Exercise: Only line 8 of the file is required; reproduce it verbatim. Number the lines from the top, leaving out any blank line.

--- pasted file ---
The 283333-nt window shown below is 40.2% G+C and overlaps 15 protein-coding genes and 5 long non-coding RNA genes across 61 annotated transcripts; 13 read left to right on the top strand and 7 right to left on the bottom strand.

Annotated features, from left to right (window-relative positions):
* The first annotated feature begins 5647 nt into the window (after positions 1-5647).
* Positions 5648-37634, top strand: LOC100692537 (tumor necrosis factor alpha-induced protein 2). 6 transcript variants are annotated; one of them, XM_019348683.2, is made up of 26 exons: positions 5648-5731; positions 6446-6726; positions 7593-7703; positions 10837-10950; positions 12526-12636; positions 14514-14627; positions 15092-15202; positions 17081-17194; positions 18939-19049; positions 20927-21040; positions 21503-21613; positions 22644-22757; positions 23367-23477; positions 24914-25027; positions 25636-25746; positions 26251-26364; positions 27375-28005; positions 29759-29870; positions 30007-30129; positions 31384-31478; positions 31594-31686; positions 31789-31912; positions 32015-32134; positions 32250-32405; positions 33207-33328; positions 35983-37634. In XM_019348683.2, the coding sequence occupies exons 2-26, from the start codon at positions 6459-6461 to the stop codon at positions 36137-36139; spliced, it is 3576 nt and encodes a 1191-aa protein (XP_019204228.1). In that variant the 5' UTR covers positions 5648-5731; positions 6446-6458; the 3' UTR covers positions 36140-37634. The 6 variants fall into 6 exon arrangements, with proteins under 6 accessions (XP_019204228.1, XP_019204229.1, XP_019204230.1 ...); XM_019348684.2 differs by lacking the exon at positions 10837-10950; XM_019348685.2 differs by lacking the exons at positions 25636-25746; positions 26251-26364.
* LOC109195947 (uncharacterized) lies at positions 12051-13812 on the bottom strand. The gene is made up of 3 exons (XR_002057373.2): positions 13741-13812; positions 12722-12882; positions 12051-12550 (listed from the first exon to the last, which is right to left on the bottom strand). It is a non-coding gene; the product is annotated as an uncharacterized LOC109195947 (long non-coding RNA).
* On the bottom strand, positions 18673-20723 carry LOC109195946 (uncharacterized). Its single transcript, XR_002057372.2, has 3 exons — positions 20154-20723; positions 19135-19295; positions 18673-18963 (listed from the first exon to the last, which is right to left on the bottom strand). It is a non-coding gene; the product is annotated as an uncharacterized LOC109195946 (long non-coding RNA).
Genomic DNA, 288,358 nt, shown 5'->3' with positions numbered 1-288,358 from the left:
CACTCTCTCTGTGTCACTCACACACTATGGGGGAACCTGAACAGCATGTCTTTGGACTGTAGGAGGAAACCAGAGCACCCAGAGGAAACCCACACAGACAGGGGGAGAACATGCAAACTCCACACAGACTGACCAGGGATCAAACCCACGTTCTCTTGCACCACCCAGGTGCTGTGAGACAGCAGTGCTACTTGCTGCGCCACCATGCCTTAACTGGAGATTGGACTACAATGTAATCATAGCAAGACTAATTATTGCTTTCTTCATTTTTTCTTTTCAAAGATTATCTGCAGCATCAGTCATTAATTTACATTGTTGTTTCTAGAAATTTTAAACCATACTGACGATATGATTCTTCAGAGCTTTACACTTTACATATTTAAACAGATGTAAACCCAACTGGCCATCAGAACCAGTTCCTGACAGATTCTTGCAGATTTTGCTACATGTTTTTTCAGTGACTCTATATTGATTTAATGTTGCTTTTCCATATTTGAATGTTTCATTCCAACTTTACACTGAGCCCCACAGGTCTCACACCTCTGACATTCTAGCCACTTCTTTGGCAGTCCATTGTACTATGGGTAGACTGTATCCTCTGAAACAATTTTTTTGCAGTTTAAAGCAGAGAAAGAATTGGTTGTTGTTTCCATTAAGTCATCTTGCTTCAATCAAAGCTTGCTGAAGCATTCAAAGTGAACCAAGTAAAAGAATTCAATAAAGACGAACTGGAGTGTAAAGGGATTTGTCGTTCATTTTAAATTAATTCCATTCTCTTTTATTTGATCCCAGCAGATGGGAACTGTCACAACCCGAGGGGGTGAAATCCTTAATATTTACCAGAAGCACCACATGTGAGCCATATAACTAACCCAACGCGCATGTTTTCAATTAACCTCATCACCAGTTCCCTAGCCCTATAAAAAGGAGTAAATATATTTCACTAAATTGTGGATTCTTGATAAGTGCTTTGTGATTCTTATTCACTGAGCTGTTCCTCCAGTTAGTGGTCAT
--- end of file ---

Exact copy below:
CACTCTCTCTGTGTCACTCACACACTATGGGGGAACCTGAACAGCATGTCTTTGGACTGTAGGAGGAAACCAGAGCACCCAGAGGAAACCCACACAGACAGGGGGAGAACATGCAAACTCCACACAGACTGACCAGGGATCAAACCCACGTTCTCTTGCACCACCCAGGTGCTGTGAGACAGCAGTGCTACTTGCTGCGCCACCATGCCTTAACTGGAGATTGGACTACAATGTAATCATAGCAAGACTAATTATTGCTTTCTTCATTTTTTCTTTTCAAAGATTATCTGCAGCATCAGTCATTAATTTACATTGTTGTTTCTAGAAATTTTAAACCATACTGACGATATGATTCTTCAGAGCTTTACACTTTACATATTTAAACAGATGTAAACCCAACTGGCCATCAGAACCAGTTCCTGACAGATTCTTGCAGATTTTGCTACATGTTTTTTCAGTGACTCTATATTGATTTAATGTTGCTTTTCCATATTTGAATGTTTCATTCCAACTTTACACTGAGCCCCACAGGTCTCACACCTCTGACATTCTAGCCACTTCTTTGGCAGTCCATTGTACTATGGGTAGACTGTATCCTCTGAAACAATTTTTTTGCAGTTTAAAGCAGAGAAAGAATTGGTTGTTGTTTCCATTAAGTCATCTTGCTTCAATCAAAGCTTGCTGAAGCATTCAAAGTGAACCAAGTAAAAGAATTCAATAAAGACGAACTGGAGTGTAAAGGGATTTGTCGTTCATTTTAAATTAATTCCATTCTCTTTTATTTGATCCCAGCAGATGGGAACTGTCACAACCCGAGGGGGTGAAATCCTTAATATTTACCAGAAGCACCACATGTGAGCCATATAACTAACCCAACGCGCATGTTTTCAATTAACCTCATCACCAGTTCCCTAGCCCTATAAAAAGGAGTAAATATATTTCACTAAATTGTGGATTCTTGATAAGTGCTTTGTGATTCTTATTCACTGAGCTGTTCCTCCAGTTAGTGGTCAT